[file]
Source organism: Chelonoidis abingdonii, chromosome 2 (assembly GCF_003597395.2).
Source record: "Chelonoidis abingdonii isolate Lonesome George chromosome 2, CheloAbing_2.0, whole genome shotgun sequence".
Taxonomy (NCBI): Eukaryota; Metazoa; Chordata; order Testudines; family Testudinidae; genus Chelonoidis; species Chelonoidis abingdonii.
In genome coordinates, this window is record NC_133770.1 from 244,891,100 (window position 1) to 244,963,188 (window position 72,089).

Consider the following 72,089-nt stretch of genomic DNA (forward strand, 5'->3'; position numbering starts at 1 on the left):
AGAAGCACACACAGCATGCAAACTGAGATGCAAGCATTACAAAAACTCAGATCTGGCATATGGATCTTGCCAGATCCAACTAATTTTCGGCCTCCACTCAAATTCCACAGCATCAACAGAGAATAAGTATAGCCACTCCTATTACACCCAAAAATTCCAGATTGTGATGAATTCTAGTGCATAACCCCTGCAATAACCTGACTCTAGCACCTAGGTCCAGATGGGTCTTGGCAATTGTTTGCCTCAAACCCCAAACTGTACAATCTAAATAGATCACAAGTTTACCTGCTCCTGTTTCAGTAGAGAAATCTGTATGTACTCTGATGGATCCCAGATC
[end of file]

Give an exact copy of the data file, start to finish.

Source organism: Chelonoidis abingdonii, chromosome 2 (assembly GCF_003597395.2).
Source record: "Chelonoidis abingdonii isolate Lonesome George chromosome 2, CheloAbing_2.0, whole genome shotgun sequence".
Taxonomy (NCBI): Eukaryota; Metazoa; Chordata; order Testudines; family Testudinidae; genus Chelonoidis; species Chelonoidis abingdonii.
In genome coordinates, this window is record NC_133770.1 from 244,891,100 (window position 1) to 244,963,188 (window position 72,089).

Consider the following 72,089-nt stretch of genomic DNA (forward strand, 5'->3'; position numbering starts at 1 on the left):
AGAAGCACACACAGCATGCAAACTGAGATGCAAGCATTACAAAAACTCAGATCTGGCATATGGATCTTGCCAGATCCAACTAATTTTCGGCCTCCACTCAAATTCCACAGCATCAACAGAGAATAAGTATAGCCACTCCTATTACACCCAAAAATTCCAGATTGTGATGAATTCTAGTGCATAACCCCTGCAATAACCTGACTCTAGCACCTAGGTCCAGATGGGTCTTGGCAATTGTTTGCCTCAAACCCCAAACTGTACAATCTAAATAGATCACAAGTTTACCTGCTCCTGTTTCAGTAGAGAAATCTGTATGTACTCTGATGGATCCCAGATC